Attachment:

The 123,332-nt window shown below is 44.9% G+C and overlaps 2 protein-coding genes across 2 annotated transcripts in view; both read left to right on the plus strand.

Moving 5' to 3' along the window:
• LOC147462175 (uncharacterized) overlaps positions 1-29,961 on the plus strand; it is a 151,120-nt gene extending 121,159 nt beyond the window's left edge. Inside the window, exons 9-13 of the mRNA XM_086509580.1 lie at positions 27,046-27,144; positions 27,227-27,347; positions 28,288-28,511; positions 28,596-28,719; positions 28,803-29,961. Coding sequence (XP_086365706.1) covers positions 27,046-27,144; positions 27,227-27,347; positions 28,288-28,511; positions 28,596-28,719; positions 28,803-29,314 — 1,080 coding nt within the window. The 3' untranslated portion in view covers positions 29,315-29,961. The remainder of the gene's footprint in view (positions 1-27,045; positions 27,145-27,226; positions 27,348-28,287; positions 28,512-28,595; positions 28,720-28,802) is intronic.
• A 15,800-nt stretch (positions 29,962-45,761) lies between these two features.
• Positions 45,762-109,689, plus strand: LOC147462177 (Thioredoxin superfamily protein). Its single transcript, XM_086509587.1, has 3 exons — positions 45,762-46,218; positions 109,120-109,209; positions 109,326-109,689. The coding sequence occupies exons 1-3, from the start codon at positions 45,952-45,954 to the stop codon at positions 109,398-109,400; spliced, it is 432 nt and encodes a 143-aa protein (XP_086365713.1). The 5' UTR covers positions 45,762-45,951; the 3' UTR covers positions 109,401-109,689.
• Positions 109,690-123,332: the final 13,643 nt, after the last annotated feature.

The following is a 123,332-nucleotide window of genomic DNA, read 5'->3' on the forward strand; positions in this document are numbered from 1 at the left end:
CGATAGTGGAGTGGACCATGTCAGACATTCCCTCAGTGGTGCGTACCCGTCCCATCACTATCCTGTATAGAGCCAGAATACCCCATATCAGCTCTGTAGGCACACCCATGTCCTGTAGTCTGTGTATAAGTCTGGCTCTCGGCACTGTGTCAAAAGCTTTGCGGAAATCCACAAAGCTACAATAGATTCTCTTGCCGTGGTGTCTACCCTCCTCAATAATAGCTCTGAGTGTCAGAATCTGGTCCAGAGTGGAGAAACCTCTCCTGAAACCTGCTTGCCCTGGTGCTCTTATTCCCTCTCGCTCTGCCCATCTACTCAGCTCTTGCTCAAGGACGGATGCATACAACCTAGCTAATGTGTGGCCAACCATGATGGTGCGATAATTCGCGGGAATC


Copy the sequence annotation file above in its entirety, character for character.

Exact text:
The 123,332-nt window shown below is 44.9% G+C and overlaps 2 protein-coding genes across 2 annotated transcripts in view; both read left to right on the plus strand.

Moving 5' to 3' along the window:
• LOC147462175 (uncharacterized) overlaps positions 1-29,961 on the plus strand; it is a 151,120-nt gene extending 121,159 nt beyond the window's left edge. Inside the window, exons 9-13 of the mRNA XM_086509580.1 lie at positions 27,046-27,144; positions 27,227-27,347; positions 28,288-28,511; positions 28,596-28,719; positions 28,803-29,961. Coding sequence (XP_086365706.1) covers positions 27,046-27,144; positions 27,227-27,347; positions 28,288-28,511; positions 28,596-28,719; positions 28,803-29,314 — 1,080 coding nt within the window. The 3' untranslated portion in view covers positions 29,315-29,961. The remainder of the gene's footprint in view (positions 1-27,045; positions 27,145-27,226; positions 27,348-28,287; positions 28,512-28,595; positions 28,720-28,802) is intronic.
• A 15,800-nt stretch (positions 29,962-45,761) lies between these two features.
• Positions 45,762-109,689, plus strand: LOC147462177 (Thioredoxin superfamily protein). Its single transcript, XM_086509587.1, has 3 exons — positions 45,762-46,218; positions 109,120-109,209; positions 109,326-109,689. The coding sequence occupies exons 1-3, from the start codon at positions 45,952-45,954 to the stop codon at positions 109,398-109,400; spliced, it is 432 nt and encodes a 143-aa protein (XP_086365713.1). The 5' UTR covers positions 45,762-45,951; the 3' UTR covers positions 109,401-109,689.
• Positions 109,690-123,332: the final 13,643 nt, after the last annotated feature.

The following is a 123,332-nucleotide window of genomic DNA, read 5'->3' on the forward strand; positions in this document are numbered from 1 at the left end:
CGATAGTGGAGTGGACCATGTCAGACATTCCCTCAGTGGTGCGTACCCGTCCCATCACTATCCTGTATAGAGCCAGAATACCCCATATCAGCTCTGTAGGCACACCCATGTCCTGTAGTCTGTGTATAAGTCTGGCTCTCGGCACTGTGTCAAAAGCTTTGCGGAAATCCACAAAGCTACAATAGATTCTCTTGCCGTGGTGTCTACCCTCCTCAATAATAGCTCTGAGTGTCAGAATCTGGTCCAGAGTGGAGAAACCTCTCCTGAAACCTGCTTGCCCTGGTGCTCTTATTCCCTCTCGCTCTGCCCATCTACTCAGCTCTTGCTCAAGGACGGATGCATACAACCTAGCTAATGTGTGGCCAACCATGATGGTGCGATAATTCGCGGGAATC